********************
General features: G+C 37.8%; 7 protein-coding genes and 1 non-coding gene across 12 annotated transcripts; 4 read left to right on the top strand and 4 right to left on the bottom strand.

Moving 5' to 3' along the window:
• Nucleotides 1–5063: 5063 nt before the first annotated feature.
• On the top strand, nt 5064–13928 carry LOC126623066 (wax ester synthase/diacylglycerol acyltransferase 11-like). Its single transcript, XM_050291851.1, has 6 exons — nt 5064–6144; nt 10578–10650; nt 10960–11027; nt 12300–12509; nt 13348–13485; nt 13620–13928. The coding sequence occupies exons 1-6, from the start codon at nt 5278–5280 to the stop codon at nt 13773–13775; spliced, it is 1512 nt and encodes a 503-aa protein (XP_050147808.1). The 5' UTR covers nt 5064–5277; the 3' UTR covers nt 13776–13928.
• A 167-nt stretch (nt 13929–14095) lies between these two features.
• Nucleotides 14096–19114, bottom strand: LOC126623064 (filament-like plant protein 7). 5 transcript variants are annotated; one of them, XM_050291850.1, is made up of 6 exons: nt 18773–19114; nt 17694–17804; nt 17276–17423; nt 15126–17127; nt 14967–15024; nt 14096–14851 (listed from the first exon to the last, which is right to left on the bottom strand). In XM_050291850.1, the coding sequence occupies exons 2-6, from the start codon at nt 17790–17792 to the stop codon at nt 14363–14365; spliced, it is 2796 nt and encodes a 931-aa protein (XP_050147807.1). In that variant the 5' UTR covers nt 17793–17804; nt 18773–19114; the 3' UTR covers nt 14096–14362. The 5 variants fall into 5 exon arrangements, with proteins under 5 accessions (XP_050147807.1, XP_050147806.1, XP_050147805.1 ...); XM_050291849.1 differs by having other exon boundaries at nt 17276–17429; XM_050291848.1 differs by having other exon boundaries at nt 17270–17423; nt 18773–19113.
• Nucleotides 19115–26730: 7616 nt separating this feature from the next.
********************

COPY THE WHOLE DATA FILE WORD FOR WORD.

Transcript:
General features: G+C 37.8%; 7 protein-coding genes and 1 non-coding gene across 12 annotated transcripts; 4 read left to right on the top strand and 4 right to left on the bottom strand.

Moving 5' to 3' along the window:
• Nucleotides 1–5063: 5063 nt before the first annotated feature.
• On the top strand, nt 5064–13928 carry LOC126623066 (wax ester synthase/diacylglycerol acyltransferase 11-like). Its single transcript, XM_050291851.1, has 6 exons — nt 5064–6144; nt 10578–10650; nt 10960–11027; nt 12300–12509; nt 13348–13485; nt 13620–13928. The coding sequence occupies exons 1-6, from the start codon at nt 5278–5280 to the stop codon at nt 13773–13775; spliced, it is 1512 nt and encodes a 503-aa protein (XP_050147808.1). The 5' UTR covers nt 5064–5277; the 3' UTR covers nt 13776–13928.
• A 167-nt stretch (nt 13929–14095) lies between these two features.
• Nucleotides 14096–19114, bottom strand: LOC126623064 (filament-like plant protein 7). 5 transcript variants are annotated; one of them, XM_050291850.1, is made up of 6 exons: nt 18773–19114; nt 17694–17804; nt 17276–17423; nt 15126–17127; nt 14967–15024; nt 14096–14851 (listed from the first exon to the last, which is right to left on the bottom strand). In XM_050291850.1, the coding sequence occupies exons 2-6, from the start codon at nt 17790–17792 to the stop codon at nt 14363–14365; spliced, it is 2796 nt and encodes a 931-aa protein (XP_050147807.1). In that variant the 5' UTR covers nt 17793–17804; nt 18773–19114; the 3' UTR covers nt 14096–14362. The 5 variants fall into 5 exon arrangements, with proteins under 5 accessions (XP_050147807.1, XP_050147806.1, XP_050147805.1 ...); XM_050291849.1 differs by having other exon boundaries at nt 17276–17429; XM_050291848.1 differs by having other exon boundaries at nt 17270–17423; nt 18773–19113.
• Nucleotides 19115–26730: 7616 nt separating this feature from the next.